Kinematics - Projectile

1. Feb 18, 2014

Darth Frodo

1. The problem statement, all variables and given/known data

A stone is thrown with a velocity $v_{0}$ at an angle $\alpha$ to the horizontal (see image) from a step of height H. Calculate the x coordinate $x_{1}$ of the point where the stone hits the ground.

2. Relevant equations

$x(t) = u_{x}t + x_{0}$
$y(t) = u_{y}t + \frac{1}{2}at^{2} + y_{0}$

3. The attempt at a solution

$u_{x} = v_{0}cos(\alpha)$
$u_{y} = -v_{0}sin(\alpha)$

$x_{1} = u_{x}t_{1}$
$x_{1} = v_{0}cos(\alpha)t_{1}$
$y(t) = 0 @ t_{1}$
$0 = -v_{0}sin(\alpha)t_{1} - \frac{g}{2}(t_{1})^2 + H$

Here is where I have a discrepency with the provided (Bare Bones) Solution.

According to the solution; $0 = v_{0}sin(\alpha)t_{1} - \frac{g}{2}(t_{1})^2 + H$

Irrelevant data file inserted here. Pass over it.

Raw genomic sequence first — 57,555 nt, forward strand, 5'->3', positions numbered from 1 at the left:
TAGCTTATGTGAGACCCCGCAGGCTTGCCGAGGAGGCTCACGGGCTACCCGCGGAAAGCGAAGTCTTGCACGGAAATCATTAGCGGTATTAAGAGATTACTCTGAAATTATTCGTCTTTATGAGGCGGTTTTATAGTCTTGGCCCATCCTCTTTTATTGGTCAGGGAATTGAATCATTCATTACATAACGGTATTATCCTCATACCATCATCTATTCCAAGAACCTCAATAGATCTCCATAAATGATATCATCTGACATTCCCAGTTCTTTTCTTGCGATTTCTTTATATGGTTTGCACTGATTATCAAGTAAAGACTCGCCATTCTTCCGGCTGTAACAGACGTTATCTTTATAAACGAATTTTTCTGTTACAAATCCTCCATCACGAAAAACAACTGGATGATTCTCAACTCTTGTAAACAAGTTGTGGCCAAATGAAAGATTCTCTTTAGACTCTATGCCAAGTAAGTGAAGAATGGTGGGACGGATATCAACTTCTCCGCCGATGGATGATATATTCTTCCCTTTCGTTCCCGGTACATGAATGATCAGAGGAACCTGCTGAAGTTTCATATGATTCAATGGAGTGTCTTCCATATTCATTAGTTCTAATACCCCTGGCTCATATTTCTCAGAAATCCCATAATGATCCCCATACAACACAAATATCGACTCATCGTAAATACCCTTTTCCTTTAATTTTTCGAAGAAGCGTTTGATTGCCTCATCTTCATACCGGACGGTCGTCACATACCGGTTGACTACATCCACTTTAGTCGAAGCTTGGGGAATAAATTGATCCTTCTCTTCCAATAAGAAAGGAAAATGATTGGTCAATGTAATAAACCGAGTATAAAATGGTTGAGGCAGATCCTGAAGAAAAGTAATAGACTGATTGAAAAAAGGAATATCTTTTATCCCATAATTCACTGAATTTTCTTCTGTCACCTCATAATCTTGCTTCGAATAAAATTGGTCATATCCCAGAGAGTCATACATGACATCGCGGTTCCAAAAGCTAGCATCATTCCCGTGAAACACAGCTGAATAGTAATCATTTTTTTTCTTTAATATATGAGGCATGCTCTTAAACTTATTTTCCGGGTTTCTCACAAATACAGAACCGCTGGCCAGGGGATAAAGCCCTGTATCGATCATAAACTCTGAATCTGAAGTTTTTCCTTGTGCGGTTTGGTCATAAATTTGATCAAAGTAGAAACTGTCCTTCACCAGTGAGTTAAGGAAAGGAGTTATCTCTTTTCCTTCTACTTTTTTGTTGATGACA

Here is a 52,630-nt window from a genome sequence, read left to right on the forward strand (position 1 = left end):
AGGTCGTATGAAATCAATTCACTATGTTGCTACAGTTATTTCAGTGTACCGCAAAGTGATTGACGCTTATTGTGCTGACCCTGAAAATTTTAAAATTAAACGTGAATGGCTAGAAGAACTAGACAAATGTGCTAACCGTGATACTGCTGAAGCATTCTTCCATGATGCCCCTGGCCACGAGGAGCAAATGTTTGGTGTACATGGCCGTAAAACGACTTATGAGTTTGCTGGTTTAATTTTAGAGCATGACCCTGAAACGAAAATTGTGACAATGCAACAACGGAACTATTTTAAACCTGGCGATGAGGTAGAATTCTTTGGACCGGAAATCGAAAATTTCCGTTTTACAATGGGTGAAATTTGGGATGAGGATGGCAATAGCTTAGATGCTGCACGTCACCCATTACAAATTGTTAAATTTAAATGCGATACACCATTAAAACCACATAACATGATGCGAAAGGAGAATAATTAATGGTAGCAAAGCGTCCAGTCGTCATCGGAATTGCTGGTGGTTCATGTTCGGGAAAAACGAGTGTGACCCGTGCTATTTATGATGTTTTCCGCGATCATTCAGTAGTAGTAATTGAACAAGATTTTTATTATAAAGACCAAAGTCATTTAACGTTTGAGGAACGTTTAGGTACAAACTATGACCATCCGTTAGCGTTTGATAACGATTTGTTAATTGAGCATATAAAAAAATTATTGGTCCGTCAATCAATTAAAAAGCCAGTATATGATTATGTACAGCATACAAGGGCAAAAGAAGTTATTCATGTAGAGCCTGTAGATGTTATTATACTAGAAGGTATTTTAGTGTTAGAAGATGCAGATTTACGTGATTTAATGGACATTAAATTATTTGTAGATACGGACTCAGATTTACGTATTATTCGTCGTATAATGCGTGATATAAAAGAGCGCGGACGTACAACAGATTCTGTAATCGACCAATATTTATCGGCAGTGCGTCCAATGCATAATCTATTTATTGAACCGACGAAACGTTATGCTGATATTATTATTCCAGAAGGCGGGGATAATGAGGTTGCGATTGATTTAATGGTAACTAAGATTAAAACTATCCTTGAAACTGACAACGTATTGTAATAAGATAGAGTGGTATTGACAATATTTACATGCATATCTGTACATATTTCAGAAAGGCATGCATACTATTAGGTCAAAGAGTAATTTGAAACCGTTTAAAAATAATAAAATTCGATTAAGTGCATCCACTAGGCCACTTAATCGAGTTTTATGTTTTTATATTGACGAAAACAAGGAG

This seems to be missing the "-" in front of the 0 = $v_{0}sin(\alpha)t_{1}$ term.

My question is am I correct?

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2. Feb 18, 2014

Tallus Bryne

You could say that both your result and the solution are correct; they just make different assumptions about how the angle α is determined.

Your result assumes that α is a positive angle which lies between the positive x-axis and the initial velocity vector.

For the given solution to be correct, it is assumed that the angle α must be determined by rotating counter-clockwise from the positive x-axis for positive angles (or clockwise for negative angles).

3. Feb 18, 2014

Gzyousikai

$$x(t)=v_0\cos\alpha t, y(t)=H+v_0\sin\alpha t-\frac{1}{2}gt^2$$
combine those two parametric equations, we get
$$y=x\tan\alpha-\frac{g\sec^2\alpha}{2v_0^2}x^2+H$$

let y=0 and solve for x